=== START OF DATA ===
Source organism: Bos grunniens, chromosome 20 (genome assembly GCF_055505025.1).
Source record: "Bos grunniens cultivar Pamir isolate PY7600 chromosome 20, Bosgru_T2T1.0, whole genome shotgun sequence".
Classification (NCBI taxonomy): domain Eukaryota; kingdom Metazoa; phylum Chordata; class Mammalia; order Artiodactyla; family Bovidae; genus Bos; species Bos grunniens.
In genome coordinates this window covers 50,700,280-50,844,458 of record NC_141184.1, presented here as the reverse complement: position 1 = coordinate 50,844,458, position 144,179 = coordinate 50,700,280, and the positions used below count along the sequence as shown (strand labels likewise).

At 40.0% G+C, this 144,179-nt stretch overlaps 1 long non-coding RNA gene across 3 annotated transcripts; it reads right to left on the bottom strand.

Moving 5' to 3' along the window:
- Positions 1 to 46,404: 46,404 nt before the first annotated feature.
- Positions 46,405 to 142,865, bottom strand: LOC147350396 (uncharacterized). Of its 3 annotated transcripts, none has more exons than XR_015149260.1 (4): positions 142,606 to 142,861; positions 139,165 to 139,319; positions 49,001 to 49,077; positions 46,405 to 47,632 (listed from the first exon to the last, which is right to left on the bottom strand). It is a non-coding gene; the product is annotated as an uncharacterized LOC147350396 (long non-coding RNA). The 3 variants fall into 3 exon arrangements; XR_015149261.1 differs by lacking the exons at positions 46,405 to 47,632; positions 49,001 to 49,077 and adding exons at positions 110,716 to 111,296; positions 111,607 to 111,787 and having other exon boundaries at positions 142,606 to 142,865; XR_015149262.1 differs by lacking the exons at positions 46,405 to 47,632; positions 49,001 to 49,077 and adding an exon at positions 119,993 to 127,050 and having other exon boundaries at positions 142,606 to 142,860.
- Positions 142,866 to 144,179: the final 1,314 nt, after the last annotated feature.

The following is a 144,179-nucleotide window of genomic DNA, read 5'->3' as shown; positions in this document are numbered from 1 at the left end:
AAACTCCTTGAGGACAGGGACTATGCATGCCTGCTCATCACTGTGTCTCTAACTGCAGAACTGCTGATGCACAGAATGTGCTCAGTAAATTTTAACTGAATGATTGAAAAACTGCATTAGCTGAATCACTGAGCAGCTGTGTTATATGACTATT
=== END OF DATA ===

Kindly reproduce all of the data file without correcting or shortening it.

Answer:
Source organism: Bos grunniens, chromosome 20 (genome assembly GCF_055505025.1).
Source record: "Bos grunniens cultivar Pamir isolate PY7600 chromosome 20, Bosgru_T2T1.0, whole genome shotgun sequence".
Classification (NCBI taxonomy): domain Eukaryota; kingdom Metazoa; phylum Chordata; class Mammalia; order Artiodactyla; family Bovidae; genus Bos; species Bos grunniens.
In genome coordinates this window covers 50,700,280-50,844,458 of record NC_141184.1, presented here as the reverse complement: position 1 = coordinate 50,844,458, position 144,179 = coordinate 50,700,280, and the positions used below count along the sequence as shown (strand labels likewise).

At 40.0% G+C, this 144,179-nt stretch overlaps 1 long non-coding RNA gene across 3 annotated transcripts; it reads right to left on the bottom strand.

Moving 5' to 3' along the window:
- Positions 1 to 46,404: 46,404 nt before the first annotated feature.
- Positions 46,405 to 142,865, bottom strand: LOC147350396 (uncharacterized). Of its 3 annotated transcripts, none has more exons than XR_015149260.1 (4): positions 142,606 to 142,861; positions 139,165 to 139,319; positions 49,001 to 49,077; positions 46,405 to 47,632 (listed from the first exon to the last, which is right to left on the bottom strand). It is a non-coding gene; the product is annotated as an uncharacterized LOC147350396 (long non-coding RNA). The 3 variants fall into 3 exon arrangements; XR_015149261.1 differs by lacking the exons at positions 46,405 to 47,632; positions 49,001 to 49,077 and adding exons at positions 110,716 to 111,296; positions 111,607 to 111,787 and having other exon boundaries at positions 142,606 to 142,865; XR_015149262.1 differs by lacking the exons at positions 46,405 to 47,632; positions 49,001 to 49,077 and adding an exon at positions 119,993 to 127,050 and having other exon boundaries at positions 142,606 to 142,860.
- Positions 142,866 to 144,179: the final 1,314 nt, after the last annotated feature.

The following is a 144,179-nucleotide window of genomic DNA, read 5'->3' as shown; positions in this document are numbered from 1 at the left end:
AAACTCCTTGAGGACAGGGACTATGCATGCCTGCTCATCACTGTGTCTCTAACTGCAGAACTGCTGATGCACAGAATGTGCTCAGTAAATTTTAACTGAATGATTGAAAAACTGCATTAGCTGAATCACTGAGCAGCTGTGTTATATGACTATT